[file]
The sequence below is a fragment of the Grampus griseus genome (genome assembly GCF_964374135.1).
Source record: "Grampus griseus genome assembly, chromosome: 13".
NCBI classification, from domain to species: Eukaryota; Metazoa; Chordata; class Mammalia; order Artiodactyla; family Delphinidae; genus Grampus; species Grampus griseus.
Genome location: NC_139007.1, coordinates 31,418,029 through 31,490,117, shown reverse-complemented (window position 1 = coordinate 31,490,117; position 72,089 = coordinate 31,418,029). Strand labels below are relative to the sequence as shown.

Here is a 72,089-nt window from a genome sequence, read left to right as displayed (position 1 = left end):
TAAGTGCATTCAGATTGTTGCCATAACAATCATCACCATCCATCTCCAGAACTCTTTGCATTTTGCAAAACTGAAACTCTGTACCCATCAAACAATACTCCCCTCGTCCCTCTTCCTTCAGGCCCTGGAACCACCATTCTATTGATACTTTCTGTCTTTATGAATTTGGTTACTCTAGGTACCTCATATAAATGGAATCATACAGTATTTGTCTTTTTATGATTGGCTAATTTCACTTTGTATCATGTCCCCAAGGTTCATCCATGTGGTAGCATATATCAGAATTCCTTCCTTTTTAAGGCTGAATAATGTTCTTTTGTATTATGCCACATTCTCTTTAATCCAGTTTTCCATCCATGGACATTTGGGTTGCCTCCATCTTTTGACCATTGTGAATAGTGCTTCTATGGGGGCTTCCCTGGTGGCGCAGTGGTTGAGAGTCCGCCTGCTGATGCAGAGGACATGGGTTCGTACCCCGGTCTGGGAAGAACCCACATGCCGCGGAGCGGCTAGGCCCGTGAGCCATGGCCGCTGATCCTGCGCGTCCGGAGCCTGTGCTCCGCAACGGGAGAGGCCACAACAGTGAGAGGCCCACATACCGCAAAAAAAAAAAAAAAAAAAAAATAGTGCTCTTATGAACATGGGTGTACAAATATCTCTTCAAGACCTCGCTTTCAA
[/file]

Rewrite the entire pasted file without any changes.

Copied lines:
The sequence below is a fragment of the Grampus griseus genome (genome assembly GCF_964374135.1).
Source record: "Grampus griseus genome assembly, chromosome: 13".
NCBI classification, from domain to species: Eukaryota; Metazoa; Chordata; class Mammalia; order Artiodactyla; family Delphinidae; genus Grampus; species Grampus griseus.
Genome location: NC_139007.1, coordinates 31,418,029 through 31,490,117, shown reverse-complemented (window position 1 = coordinate 31,490,117; position 72,089 = coordinate 31,418,029). Strand labels below are relative to the sequence as shown.

Here is a 72,089-nt window from a genome sequence, read left to right as displayed (position 1 = left end):
TAAGTGCATTCAGATTGTTGCCATAACAATCATCACCATCCATCTCCAGAACTCTTTGCATTTTGCAAAACTGAAACTCTGTACCCATCAAACAATACTCCCCTCGTCCCTCTTCCTTCAGGCCCTGGAACCACCATTCTATTGATACTTTCTGTCTTTATGAATTTGGTTACTCTAGGTACCTCATATAAATGGAATCATACAGTATTTGTCTTTTTATGATTGGCTAATTTCACTTTGTATCATGTCCCCAAGGTTCATCCATGTGGTAGCATATATCAGAATTCCTTCCTTTTTAAGGCTGAATAATGTTCTTTTGTATTATGCCACATTCTCTTTAATCCAGTTTTCCATCCATGGACATTTGGGTTGCCTCCATCTTTTGACCATTGTGAATAGTGCTTCTATGGGGGCTTCCCTGGTGGCGCAGTGGTTGAGAGTCCGCCTGCTGATGCAGAGGACATGGGTTCGTACCCCGGTCTGGGAAGAACCCACATGCCGCGGAGCGGCTAGGCCCGTGAGCCATGGCCGCTGATCCTGCGCGTCCGGAGCCTGTGCTCCGCAACGGGAGAGGCCACAACAGTGAGAGGCCCACATACCGCAAAAAAAAAAAAAAAAAAAAAATAGTGCTCTTATGAACATGGGTGTACAAATATCTCTTCAAGACCTCGCTTTCAA